A website by Jeffrey Veen more →
06 Jan 2004
I live and work in a number of peer groups; some virtual, some physical, some both. One of the biggest challenges (and opportunities for personal growth) I’ve faced over the last decade has been my transition between two of them. When I moved to San Francisco in 1994 to join Wired, I found myself immediately immersed in a shockingly different group of people than those I’d left. Whereas previously I had been living in a conservative, religious community, I was thrust into a group of technology utopians, social hackers, and radically progressive ideologists.
But that was 10 years ago. Now, my social and professional peer group here in San Francisco is a bit tamer, but no less progressive. It’s no secret that this city is a bastion of liberal politics. And, frankly, I couldn’t be happier. Yet thinking back on that transition I made between communities, I distinctly remember thinking, “How could something that sounded so foreign feel so right?” over and over again.
This struck me today as I read Paul Graham’s latest essay, “What You Can’t Say.” In it, he deconstructs cultural taboos, or, as he puts it, “moral fashion.” What is it about the ideas that seem heretical to a particular society? Are there methods for identifying these ideas an analyzing them critically? If fact, there are, and Graham does an excellent job of explaining how.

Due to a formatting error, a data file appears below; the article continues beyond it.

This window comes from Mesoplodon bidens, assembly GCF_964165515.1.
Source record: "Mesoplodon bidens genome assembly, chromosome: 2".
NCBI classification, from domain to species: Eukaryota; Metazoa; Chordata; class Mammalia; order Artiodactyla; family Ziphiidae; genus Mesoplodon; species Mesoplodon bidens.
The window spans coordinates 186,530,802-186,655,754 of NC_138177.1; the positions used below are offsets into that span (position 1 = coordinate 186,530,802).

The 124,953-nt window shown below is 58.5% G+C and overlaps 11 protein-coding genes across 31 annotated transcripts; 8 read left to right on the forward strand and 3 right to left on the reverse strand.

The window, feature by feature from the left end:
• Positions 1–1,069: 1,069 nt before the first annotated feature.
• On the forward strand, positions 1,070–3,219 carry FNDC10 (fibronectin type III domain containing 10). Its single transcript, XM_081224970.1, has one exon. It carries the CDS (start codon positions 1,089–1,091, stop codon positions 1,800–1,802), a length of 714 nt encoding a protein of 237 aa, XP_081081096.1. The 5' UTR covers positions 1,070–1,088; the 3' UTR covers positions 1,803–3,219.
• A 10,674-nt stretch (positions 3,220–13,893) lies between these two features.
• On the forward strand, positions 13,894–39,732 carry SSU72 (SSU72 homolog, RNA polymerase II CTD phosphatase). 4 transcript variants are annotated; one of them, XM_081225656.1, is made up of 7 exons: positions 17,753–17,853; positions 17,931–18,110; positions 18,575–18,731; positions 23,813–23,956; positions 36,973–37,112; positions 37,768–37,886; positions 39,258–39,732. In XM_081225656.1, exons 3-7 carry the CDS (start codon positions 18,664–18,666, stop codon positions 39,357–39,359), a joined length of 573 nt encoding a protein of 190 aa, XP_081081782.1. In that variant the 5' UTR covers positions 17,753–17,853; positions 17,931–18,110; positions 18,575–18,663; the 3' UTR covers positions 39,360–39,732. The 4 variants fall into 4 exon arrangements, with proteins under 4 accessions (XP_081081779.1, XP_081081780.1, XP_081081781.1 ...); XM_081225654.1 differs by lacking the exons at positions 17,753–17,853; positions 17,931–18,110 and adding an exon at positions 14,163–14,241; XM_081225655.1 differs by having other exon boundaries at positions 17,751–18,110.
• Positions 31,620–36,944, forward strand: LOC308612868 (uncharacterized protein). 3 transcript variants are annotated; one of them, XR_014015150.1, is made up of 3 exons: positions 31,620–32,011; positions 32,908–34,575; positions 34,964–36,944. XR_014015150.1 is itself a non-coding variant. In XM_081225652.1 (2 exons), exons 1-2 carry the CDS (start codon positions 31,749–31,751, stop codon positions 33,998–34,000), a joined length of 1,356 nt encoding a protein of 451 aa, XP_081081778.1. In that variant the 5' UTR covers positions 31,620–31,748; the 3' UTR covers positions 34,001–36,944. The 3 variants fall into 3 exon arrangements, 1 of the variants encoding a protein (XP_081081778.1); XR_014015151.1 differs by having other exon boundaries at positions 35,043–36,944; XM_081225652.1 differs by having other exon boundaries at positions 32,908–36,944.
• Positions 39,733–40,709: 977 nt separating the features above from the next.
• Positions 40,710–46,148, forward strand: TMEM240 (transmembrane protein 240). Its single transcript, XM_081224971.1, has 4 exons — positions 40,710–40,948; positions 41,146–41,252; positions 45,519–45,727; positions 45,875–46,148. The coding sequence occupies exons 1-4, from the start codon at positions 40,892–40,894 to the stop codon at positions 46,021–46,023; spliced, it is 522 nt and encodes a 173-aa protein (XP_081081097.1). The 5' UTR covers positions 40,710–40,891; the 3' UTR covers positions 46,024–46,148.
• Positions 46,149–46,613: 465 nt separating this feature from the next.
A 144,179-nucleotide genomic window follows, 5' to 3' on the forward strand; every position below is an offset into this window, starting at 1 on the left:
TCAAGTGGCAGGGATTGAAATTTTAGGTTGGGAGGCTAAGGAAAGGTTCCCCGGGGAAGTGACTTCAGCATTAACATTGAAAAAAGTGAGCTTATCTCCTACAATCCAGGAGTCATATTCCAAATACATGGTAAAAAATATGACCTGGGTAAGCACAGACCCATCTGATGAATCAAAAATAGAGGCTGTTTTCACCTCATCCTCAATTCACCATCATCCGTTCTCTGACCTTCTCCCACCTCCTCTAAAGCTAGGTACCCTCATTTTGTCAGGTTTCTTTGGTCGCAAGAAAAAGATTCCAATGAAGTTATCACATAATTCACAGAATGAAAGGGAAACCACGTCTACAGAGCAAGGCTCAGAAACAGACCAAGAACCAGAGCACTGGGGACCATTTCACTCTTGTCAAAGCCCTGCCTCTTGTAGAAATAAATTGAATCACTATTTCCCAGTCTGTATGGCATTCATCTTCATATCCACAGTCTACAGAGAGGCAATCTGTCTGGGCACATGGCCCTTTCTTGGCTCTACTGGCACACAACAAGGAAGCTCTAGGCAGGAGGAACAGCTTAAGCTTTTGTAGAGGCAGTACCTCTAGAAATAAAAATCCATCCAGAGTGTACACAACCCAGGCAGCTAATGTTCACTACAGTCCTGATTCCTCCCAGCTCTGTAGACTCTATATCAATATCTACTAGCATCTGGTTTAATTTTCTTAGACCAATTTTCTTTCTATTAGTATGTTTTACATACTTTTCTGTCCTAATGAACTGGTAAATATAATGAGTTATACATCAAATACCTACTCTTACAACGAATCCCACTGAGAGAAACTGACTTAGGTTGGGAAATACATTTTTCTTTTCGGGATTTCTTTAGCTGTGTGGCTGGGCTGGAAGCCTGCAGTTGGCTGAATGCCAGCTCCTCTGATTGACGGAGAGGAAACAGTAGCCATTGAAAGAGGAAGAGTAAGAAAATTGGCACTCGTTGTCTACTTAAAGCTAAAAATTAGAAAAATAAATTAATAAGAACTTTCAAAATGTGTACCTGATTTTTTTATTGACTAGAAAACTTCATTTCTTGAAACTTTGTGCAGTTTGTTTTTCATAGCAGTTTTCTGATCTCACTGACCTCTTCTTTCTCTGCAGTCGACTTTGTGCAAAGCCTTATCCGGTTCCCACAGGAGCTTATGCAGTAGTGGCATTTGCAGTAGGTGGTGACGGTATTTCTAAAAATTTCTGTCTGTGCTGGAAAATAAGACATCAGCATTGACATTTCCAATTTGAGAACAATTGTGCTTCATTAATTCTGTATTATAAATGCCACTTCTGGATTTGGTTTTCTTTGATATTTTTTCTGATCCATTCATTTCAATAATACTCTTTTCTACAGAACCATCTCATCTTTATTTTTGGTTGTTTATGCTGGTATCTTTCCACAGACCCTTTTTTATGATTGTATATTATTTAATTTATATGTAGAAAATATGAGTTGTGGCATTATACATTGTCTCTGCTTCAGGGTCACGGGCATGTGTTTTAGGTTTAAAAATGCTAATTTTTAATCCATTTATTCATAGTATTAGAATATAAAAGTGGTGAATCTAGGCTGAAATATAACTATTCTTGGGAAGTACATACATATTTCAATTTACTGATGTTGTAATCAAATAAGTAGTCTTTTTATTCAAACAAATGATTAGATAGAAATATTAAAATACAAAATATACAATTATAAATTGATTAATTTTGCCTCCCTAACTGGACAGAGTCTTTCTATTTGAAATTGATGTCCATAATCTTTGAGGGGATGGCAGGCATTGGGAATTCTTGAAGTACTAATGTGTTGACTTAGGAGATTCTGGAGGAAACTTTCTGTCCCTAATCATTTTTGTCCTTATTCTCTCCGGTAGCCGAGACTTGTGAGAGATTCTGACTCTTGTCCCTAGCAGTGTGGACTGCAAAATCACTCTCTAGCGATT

What really caught my attention, however, was the following:
In one culture it might seem shocking to think x, while in another it was shocking not to. But I think usually the shock is on one side. In one culture x is ok, and another it's considered shocking. My hypothesis is that the side that's shocked is most likely to be the mistaken one.
I don’t need Graham’s fictional time travel machine — or even a ticket to a far-away culture to see this play out. I need merely have dinner with different groups of people. Case in point: If I were to sit down with a group from the church I attended in Grand Rapids, Michigan, and say the following, there would be gasps, embarrassment, and very likely outright anger:
“I believe sexual orientation has no bearing on ordination standards in the church today.”
But if I were to repeat that line with my group of friends here, they would look at me with a somewhat puzzled expression and say, “Well, um, of course.” It would be as if I was suggesting that women should be granted the right to vote, or that left-handed children should no longer be taught to write “correctly”. My two peer groups couldn’t be farther apart ideologically.
Now, my intent here is not to argue for the rights of gay and lesbian people to serve as officers in today’s church — there are plenty of other forums for that. Instead, consider how Graham’s essay relates to America today, and the polarization that is taking place. We seem split almost perfectly down the middle, and the gulf between those two sides increases by the day. But as the left and right bicker and attack one another, I find myself pulled in both directions with no place to call home. Where does a religious liberal exist in today’s arena of ideas? Can someone have both faith and progressive politics?